One of the applications for generic Android tablets which I’ve tried to find solutions to, mainly in the form of apps, would have been, for note-taking. And this quest has largely remained unsatisfied. I’d like to comment on Why.
When I wanted to use my tablet for note-taking, the way I visualized doing this, was to be able to jot down notes by hand, as if on paper. The idea seemed natural, that a tablet could store many pages of notes, without requiring that the user carry with him, stacks of sheets and binders.
But the main impediment I saw with this actually stemmed from the hardware itself, that is sometimes just referred to as the Glass of the tablet, or otherwise, as the Sensor. Most common tablets have a capacitance-based Sensor, which is best-suited, for detecting the proximity of a human fingertip. A necessary variation in its use is, a passive stylus, which does little better, than to focus electrostatic fields, as any shaped, conductive object would. This type of stylus requires no special hardware from the tablet to work, and can also be bought from virtually any manufacturer, and can remain compatible with the standard sensor.
The problem with that which ensues, is the fact that actual software – i.e., apps – try to implement a feature which is called ‘Palm Guard’, ‘Palm Rejection’, or ‘Wrist Guard’. This feature recognizes the fact that when people try to write on any surface, we usually have a tendency to rest the side of our hand on the same surface. The capacitance-based sensors cannot distinguish between contact with a human hand, and the point of the stylus. The ability of the software to make the same distinction is only as effective, as the ability of the sensor to be hugely multi-touch in the ‘contact-map’, that it inputs.
(Updated 12/26/2018, 12h00 : )
What some users might just assume, is that the app can detect a high-res image, of points of contact with the sensor. But unfortunately there is an additional problem, which would be hardware-related:
There exist varying degrees of multi-touch capability, on differing Android devices. Some early devices were only able to detect 2 points of contact, and then later, 3, while the latest devices can scan and detect approximately 5 – 10 points of contact. This limitation also affects how well a certain app will work, the purpose of which is just to determine ‘Who starts first,’ at a board game. Instead of rolling dice, some board-gamers once decided that they should all touch the screen of an app, running on a phone, and that the app would then grant one of the touching fingers, permission to start the game.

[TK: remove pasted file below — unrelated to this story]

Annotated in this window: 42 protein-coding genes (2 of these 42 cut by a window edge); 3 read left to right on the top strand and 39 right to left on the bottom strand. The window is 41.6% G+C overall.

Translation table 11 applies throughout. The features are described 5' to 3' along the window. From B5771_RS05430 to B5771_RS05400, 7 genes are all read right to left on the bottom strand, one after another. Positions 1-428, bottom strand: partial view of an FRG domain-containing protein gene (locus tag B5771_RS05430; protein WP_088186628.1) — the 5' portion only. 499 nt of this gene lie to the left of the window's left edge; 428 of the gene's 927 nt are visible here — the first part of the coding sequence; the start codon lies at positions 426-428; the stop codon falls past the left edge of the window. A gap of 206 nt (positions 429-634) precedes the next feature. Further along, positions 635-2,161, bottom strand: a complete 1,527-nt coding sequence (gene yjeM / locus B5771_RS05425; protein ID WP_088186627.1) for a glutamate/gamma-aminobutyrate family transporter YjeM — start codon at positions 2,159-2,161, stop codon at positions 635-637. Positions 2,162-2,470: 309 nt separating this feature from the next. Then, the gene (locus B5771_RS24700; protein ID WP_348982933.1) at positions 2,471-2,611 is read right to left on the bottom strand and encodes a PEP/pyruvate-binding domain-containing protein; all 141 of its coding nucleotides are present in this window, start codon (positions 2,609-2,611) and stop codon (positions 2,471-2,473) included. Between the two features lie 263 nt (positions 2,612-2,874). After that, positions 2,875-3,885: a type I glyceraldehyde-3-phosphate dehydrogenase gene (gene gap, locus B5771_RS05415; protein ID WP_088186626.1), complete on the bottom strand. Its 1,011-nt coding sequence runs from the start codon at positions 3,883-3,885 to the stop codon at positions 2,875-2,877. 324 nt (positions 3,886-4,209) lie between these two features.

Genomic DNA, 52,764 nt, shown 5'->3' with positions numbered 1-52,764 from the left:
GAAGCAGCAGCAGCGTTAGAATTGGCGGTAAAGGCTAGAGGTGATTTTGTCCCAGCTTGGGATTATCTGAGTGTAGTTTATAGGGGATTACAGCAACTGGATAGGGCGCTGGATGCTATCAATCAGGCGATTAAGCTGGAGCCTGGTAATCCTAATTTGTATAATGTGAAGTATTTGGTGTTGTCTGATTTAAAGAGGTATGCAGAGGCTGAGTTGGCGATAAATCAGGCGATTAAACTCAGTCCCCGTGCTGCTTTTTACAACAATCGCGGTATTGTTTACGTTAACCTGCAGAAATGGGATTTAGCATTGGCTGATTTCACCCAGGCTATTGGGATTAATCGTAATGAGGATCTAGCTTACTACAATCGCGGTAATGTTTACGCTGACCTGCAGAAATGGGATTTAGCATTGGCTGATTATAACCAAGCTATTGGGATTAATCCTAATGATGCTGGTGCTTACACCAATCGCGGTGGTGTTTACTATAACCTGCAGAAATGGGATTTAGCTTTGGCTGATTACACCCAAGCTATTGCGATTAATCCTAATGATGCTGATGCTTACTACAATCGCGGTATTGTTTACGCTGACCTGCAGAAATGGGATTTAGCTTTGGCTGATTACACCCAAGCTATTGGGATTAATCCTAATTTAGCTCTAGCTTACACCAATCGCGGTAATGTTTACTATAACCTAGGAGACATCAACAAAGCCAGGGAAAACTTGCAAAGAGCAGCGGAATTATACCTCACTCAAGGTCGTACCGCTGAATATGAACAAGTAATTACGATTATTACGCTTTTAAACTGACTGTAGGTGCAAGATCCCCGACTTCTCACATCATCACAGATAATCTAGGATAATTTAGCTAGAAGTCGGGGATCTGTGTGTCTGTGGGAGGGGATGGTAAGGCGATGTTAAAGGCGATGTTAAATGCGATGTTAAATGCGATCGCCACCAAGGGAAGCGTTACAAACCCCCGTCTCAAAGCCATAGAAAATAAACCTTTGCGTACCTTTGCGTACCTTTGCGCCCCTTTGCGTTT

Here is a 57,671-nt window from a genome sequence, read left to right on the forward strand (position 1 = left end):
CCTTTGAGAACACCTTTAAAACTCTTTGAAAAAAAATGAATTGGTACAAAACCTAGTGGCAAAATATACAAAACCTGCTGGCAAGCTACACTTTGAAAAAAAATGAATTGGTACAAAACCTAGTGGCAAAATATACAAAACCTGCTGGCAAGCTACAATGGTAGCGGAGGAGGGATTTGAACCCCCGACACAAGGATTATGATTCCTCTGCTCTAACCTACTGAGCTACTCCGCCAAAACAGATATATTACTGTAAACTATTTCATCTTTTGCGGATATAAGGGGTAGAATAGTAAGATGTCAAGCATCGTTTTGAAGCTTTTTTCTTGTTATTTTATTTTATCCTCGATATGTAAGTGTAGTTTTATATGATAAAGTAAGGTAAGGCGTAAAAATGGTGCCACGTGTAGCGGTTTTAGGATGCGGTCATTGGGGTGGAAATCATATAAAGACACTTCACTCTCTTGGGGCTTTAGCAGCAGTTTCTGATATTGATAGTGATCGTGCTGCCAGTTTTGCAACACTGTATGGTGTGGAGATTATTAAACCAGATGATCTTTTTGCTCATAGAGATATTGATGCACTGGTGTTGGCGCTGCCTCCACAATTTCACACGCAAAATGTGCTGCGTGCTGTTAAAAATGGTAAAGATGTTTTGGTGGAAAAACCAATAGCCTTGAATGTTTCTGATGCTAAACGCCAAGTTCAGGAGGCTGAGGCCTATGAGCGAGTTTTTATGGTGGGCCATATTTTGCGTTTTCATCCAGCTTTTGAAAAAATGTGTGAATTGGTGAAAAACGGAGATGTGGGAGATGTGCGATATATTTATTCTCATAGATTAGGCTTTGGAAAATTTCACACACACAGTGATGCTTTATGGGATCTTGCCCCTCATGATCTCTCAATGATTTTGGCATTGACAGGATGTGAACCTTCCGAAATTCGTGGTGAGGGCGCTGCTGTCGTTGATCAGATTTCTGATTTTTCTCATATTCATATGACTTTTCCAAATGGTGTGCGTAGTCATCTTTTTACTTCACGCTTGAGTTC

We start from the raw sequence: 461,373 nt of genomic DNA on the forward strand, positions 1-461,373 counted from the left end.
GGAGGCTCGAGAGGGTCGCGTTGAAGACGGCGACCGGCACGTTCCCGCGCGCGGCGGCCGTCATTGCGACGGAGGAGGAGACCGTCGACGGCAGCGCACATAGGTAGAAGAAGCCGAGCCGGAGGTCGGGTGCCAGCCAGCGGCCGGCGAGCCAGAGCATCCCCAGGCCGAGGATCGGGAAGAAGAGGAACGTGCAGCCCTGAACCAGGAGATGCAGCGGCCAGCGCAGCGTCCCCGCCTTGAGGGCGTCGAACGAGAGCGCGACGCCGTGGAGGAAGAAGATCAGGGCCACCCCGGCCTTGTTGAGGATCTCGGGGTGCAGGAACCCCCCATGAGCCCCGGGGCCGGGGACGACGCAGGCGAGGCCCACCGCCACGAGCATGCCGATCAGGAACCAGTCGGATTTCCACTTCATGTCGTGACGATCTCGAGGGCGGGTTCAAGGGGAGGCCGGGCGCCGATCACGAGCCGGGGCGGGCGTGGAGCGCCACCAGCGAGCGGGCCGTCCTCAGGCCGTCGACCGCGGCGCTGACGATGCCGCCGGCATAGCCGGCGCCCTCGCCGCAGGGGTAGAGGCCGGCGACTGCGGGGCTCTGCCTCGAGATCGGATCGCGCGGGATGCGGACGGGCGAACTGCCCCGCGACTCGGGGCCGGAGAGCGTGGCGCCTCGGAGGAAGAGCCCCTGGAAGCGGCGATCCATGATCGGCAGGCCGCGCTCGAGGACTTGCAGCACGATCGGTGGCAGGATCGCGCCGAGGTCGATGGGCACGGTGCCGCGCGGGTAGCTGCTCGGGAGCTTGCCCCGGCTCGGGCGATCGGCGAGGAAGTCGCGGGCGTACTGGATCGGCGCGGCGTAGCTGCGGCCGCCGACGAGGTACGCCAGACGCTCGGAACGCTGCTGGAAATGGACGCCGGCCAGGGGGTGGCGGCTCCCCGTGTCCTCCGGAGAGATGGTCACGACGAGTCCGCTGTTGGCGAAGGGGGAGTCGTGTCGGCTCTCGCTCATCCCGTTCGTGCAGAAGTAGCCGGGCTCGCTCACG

Well on older hardware, the outcome was sometimes that the sensor could only detect up to 3 fingers, while there might have been 5 people starting a game…
If the hardware is very recent, it may be multi-touch enough for Palm Rejection to work. And the chances of this working also derive from the concept, that the area of the glass to ignore, could simply be a rectangle near the bottom – a so-called “safe zone”. There exist numerous apps on Google Play, which use such a rectangular Palm Guard, but which mainly allow lines to be drawn (for example, This One). Those apps can then export the drawn document as some sort of image, such as in the form of a PNG-File, a PDF-File, or an SVG-File. On the contrary, what I would want a note-taking app to do additionally, is to convert some handwriting into actual text…
Under Android, there is a 3rd-party input method – aka an on-screen keyboard – which accepts handwriting and converts it into text, named “Mazec“. I’ve just purchased this app because it was written by the same programmers who wrote “MetaMoJi Note”, the second of which is a G.P. Note-Taking / Doodling app. These two apps don’t need to be used together, and without Mazec, MetaMoJi doesn’t have any handwriting recognition, nor any Palm-Guard feature, for the Android version.
By now I have an opinion, about how well I think these last two apps work, when used together.
And so this reliance on note-taking software needs to be sidestepped if we want to be able to take notes in practice, through the acquisition of suitable hardware. In other words, we’d need to buy a tablet or a phablet first, the sensor surface of which is compatible with one specific type of active stylus, just so that the note-taking software can turn off the purely capacitance-based acquisition, and can focus on the active stylus, as the only input device.
Because buying a tablet specifically for note-taking is much more expensive, than simply buying a passive stylus, this approach is next met with a refusal on the part of the buyer, to allow this one use to dictate, which tablet or which phablet he or she will buy. It actually starts to make more sense then, either to change the way we take notes, to clipping information which is already in some on-line format, or just to accept that we won’t be using the tablet for that.
In any case, good, higher-quality, passive styli, are easy to come by.